8vo, pp. 336 + errata-leaf; French bibliographical note to head of half-title ‘tgl. Sechehaye, Ff 44, 217-241, l’ecole genevoise de linguistique générale. Schuchardt, L. Bl. 1917, 1-9’; another to first leaf of preface, making reference to Schuchardt and C. Herman, a few pencil underlinings and side-notes, mild browning; a good copy in the original printed paper wrappers, edges and joints a little worn, spine split but holding, small loss to foot of spine; signatures ‘F Muller(?)’ to upper wrapper and first blank, preserved in a cloth box with leather label.
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Rare first edition. In general the study of language in the 19th century concerns philology. While great steps were made at the beginning of that century to put the study of language on a scientific basis, the vital distinction was not made between philology and non-historical linguistics. Saussure made this distinction and gave it its classic formulation. Consequently, for all subsequent linguistics, and especially structuralism, that linguistic theory in which freedom from the influence of philology is most enjoyed, Saussure’s position is that of a major thinker and of a founding father.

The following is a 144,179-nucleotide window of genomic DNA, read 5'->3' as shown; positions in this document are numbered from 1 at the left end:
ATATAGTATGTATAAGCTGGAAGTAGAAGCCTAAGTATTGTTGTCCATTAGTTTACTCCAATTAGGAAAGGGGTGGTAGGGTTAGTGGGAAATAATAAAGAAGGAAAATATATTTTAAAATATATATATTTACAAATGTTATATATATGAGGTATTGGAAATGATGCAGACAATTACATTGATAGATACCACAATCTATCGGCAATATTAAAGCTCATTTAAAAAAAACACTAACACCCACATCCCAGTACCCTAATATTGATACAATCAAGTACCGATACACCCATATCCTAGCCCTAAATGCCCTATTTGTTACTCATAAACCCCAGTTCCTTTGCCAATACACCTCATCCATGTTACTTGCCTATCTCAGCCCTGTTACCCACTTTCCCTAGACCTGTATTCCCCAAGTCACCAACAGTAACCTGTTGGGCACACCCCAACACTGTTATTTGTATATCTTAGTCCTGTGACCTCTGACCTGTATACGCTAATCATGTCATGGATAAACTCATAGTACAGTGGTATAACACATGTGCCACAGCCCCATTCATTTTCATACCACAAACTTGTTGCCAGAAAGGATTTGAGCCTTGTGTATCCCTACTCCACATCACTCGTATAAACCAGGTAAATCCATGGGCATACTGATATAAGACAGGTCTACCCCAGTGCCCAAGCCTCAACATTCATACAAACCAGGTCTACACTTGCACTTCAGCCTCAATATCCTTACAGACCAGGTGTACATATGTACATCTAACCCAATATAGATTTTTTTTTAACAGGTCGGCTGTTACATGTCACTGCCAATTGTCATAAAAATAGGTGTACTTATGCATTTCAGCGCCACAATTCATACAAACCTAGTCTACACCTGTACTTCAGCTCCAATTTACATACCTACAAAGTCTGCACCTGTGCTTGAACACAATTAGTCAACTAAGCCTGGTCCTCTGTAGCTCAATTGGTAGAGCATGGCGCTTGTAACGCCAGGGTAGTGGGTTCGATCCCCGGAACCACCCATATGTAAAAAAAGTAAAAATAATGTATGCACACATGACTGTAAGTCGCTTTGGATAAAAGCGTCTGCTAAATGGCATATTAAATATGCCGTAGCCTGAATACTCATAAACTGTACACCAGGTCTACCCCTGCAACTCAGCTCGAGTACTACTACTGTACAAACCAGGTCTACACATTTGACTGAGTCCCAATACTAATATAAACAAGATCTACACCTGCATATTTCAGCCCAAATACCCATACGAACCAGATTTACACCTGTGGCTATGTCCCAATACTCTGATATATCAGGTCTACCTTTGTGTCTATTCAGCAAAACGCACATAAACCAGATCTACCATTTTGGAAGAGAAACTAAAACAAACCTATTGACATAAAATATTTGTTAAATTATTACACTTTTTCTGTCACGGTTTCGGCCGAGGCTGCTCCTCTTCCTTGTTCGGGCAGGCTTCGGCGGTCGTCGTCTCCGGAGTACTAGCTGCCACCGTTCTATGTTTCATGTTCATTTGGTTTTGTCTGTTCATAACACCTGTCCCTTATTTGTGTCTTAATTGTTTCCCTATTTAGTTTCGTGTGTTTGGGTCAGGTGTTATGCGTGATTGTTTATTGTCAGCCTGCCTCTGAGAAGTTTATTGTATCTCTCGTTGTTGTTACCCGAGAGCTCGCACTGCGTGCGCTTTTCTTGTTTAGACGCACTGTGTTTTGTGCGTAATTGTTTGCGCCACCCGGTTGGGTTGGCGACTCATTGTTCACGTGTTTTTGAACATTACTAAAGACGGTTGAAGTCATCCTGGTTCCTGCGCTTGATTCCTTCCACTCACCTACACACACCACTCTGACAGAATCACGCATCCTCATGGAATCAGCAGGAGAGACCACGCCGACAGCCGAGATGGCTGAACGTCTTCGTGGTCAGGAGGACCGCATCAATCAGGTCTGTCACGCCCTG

Saussure insisted that language is a system which can be viewed under two aspects, diachronic and synchronic. Diachrony is the mode under which the system evolves through time, and hence includes not only philology but also the more modern discipline of lexico-statistics, or glotto-chronology. Synchrony is the mode in which the system exists at a single time, a cross-section, as it were, of its diachronic development, and it is under this aspect that structuralism has developed its study of language.
Other distinctions made by Saussure, of which the influence on structuralism cannot be overstressed, are those between langue and parole, and signifiant and signifié.
Saussure’s influence outside linguistics has been great. He made the call for a ‘general science of signs’, for which he coined the term ‘semiology’ (the cognate term ‘semiotics’ is associated mainly with the American tradition, in which writers like Peirce and Morris were developing similar ideas independently of Saussure). This general science of signs came to encompass the work of many disciplines, perhaps most notably anthropology, where Levi-Strauss began to view anthropological data as forming a system in which each part helps determine the significance of the others.
The text of the Cours de linguistique générale was prepared by two pupils of Saussure from his lectures at the University of Geneva and published posthumously.
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